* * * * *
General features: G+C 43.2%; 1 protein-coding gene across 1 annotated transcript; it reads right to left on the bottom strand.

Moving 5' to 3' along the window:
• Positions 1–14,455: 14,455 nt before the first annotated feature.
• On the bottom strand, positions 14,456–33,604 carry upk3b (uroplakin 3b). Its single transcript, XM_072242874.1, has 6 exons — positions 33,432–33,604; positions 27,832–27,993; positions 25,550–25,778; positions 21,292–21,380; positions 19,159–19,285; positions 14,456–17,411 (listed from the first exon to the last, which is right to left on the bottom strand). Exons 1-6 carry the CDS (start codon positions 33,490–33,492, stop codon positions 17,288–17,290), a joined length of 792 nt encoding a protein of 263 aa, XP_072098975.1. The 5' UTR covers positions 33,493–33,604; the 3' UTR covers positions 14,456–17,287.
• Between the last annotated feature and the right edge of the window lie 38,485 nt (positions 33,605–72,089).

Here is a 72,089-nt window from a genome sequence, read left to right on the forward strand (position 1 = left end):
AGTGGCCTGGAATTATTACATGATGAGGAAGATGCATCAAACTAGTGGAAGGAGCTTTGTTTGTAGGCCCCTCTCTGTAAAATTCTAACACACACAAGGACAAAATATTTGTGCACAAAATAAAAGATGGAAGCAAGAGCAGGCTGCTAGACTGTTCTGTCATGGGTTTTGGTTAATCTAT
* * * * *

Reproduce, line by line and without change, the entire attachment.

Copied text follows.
General features: G+C 43.2%; 1 protein-coding gene across 1 annotated transcript; it reads right to left on the bottom strand.

Moving 5' to 3' along the window:
• Positions 1–14,455: 14,455 nt before the first annotated feature.
• On the bottom strand, positions 14,456–33,604 carry upk3b (uroplakin 3b). Its single transcript, XM_072242874.1, has 6 exons — positions 33,432–33,604; positions 27,832–27,993; positions 25,550–25,778; positions 21,292–21,380; positions 19,159–19,285; positions 14,456–17,411 (listed from the first exon to the last, which is right to left on the bottom strand). Exons 1-6 carry the CDS (start codon positions 33,490–33,492, stop codon positions 17,288–17,290), a joined length of 792 nt encoding a protein of 263 aa, XP_072098975.1. The 5' UTR covers positions 33,493–33,604; the 3' UTR covers positions 14,456–17,287.
• Between the last annotated feature and the right edge of the window lie 38,485 nt (positions 33,605–72,089).

Here is a 72,089-nt window from a genome sequence, read left to right on the forward strand (position 1 = left end):
AGTGGCCTGGAATTATTACATGATGAGGAAGATGCATCAAACTAGTGGAAGGAGCTTTGTTTGTAGGCCCCTCTCTGTAAAATTCTAACACACACAAGGACAAAATATTTGTGCACAAAATAAAAGATGGAAGCAAGAGCAGGCTGCTAGACTGTTCTGTCATGGGTTTTGGTTAATCTAT